Autologous Fat Grafting

Autologous Fat Graft is using fat removed by liposuction from elsewhere in the body, purified and then grafted in small aliquots to tissue, in order to create regeneration. It is safe to use in the area of cancer treatment and is an extremely useful oncoplastic technique in breast cancer management. Other areas of AFG is in breast aesthetics.  Both Breast Lift and Breast Augmentation can be achieved leaving a natural breast appearance, using autologous fat grafting.

Volume improvement of defects with fat grafting is well documented, as in total or partial reconstruction of breast cancer patients. Lohsiriwat et al, demonstrated that adipocyte, preadipocyte and progenitor cell secretion stimulate angiogenesis and cell growth, (Breast, 2011 Aug). Rigotti et al, (Plastic Recontr Surg 2007 April ), demonstrated that lipofilling is more than just a filler – it enhances skin trophicity. He showed that ultrastructure of target tissue systematically exhibited progressive regeneration, including neovessel formation. Treatment with lipoaspirate transplantation led to improvement or remission of the ischaemic nature of the late side effects of radiotherapy. Coleman (Plastic Reconstr Surg 2011 Aug), has recently shown in the murine model, the reversal of fibrosis with fat grafting, and has proposed this mechanism of rejuvenation of fibrotic tissues.

Dr Yap has been using autologous fat grafting extensively since 2012, to improve quality of tissues post radiotherapy, especially contracted defects resulting from the effects of radiotherapy post lumpectomy, as well as in combined reconstructive process with prosthesis post skin sparing mastectomies.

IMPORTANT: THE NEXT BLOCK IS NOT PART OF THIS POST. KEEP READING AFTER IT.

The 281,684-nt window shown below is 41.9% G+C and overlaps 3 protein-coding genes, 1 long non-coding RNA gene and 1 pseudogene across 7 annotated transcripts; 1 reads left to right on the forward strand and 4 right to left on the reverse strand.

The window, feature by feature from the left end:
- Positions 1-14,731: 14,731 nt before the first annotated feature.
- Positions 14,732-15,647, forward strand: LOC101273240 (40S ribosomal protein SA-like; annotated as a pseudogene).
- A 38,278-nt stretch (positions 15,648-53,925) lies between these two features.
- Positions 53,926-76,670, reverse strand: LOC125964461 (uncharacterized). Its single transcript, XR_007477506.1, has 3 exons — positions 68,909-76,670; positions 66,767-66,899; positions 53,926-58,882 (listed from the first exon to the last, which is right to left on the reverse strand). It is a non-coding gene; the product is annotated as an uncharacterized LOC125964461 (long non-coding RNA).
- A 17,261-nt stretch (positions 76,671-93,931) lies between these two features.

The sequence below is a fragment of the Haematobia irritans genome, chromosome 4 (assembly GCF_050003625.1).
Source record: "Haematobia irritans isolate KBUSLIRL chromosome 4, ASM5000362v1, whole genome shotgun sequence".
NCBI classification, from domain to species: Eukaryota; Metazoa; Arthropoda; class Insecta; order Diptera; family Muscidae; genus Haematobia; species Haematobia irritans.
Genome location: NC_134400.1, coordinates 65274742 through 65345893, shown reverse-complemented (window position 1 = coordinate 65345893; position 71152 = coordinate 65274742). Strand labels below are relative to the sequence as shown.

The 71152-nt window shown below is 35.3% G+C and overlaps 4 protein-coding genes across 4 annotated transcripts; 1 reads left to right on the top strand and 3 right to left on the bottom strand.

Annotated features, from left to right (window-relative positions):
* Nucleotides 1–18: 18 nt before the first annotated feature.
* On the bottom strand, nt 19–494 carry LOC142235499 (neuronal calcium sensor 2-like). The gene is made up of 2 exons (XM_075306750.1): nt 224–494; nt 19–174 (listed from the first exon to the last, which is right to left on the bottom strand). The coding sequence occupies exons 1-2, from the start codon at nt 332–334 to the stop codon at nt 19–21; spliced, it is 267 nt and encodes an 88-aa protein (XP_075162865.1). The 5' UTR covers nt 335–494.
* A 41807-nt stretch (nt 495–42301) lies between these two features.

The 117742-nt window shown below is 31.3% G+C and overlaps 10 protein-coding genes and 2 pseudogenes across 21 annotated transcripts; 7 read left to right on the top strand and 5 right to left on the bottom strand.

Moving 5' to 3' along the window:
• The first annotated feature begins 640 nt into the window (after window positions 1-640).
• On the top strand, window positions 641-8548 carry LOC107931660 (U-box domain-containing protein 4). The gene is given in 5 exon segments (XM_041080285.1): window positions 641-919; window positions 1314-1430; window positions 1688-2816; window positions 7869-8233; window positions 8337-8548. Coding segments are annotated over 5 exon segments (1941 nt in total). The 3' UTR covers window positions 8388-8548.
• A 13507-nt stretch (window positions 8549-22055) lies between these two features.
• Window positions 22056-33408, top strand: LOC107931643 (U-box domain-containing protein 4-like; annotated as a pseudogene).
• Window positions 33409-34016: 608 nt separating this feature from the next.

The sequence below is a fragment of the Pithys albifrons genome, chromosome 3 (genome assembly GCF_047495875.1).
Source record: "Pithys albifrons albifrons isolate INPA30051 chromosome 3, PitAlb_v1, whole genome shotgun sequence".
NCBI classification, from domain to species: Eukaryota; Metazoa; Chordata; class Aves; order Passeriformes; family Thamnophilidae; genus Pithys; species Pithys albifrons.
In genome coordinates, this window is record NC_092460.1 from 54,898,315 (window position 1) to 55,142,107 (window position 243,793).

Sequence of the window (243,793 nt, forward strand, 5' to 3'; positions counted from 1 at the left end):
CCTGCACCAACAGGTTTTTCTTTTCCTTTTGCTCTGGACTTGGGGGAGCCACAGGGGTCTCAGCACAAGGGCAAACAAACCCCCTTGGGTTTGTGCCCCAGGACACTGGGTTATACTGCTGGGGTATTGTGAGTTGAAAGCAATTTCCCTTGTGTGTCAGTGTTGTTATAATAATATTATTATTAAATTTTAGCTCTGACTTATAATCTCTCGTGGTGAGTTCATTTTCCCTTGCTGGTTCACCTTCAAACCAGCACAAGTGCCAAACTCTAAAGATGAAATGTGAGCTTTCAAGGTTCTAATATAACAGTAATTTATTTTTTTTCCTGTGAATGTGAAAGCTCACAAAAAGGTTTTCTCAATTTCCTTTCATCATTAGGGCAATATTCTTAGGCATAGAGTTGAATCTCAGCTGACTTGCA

AFG has revolutionised breast reconstruction especially with prosthetic based reconstruction both pre and post pectoral, as well as improved the effects of radiation in these types of reconstruction.

AFG is also useful in treating capsular contracture in both aesthetic and reconstructive procedures.

Autologous Fat Grafting Procedure

General Anaesthetic is often performed to reduce the toxic affects of local anaesthetic to the fat cells.

The donor site is best from the thighs and abdomen, but any fat pad area can be used.

Infiltration with adrenaline to donor site reduces bleeding, haematoma, and discomfort post operatively.

Reducing trauma to the fat cells is obtained by using a lower pressure of suction with a 3 mm blunt nosed cannula.

Intraoperative “purification” of fat is created by a process of “washing”, removing impurities, excess oil and blood to leave behind purified fat with its associated stem cells.

Grafting of fat is performed at multiple tissue planes, delivering small aliquots of fat via a 10 ml syringe, through a 1.8mm blunt nosed cannula.


  • Donor site dimpling if liposuction is too superficial
  • Haematoma (blood clot)
  • Infection
  • Fat embolus (rare)


  • Increased volume is achieved but restricted by the amount of well vascularised tissue that can be grafted. On occasion serial grafting may need to be performed in reconstructive cases.
  • Serial grafting occurs with a minimum period of 3 months, as regenerating of tissue occurs up to this time.
  • Often releasing scar tissue prior to grafting assists with improving contour defects and dynamic affects that can occur with prosthetic based reconstruction.
  • Improved trophicity or quality of skin and underlying muscle especially after radiation treatment.

Before and After Autologous Fat Grafting

Pre Autologous Fat Grafting

Post Autologous Fat Grafting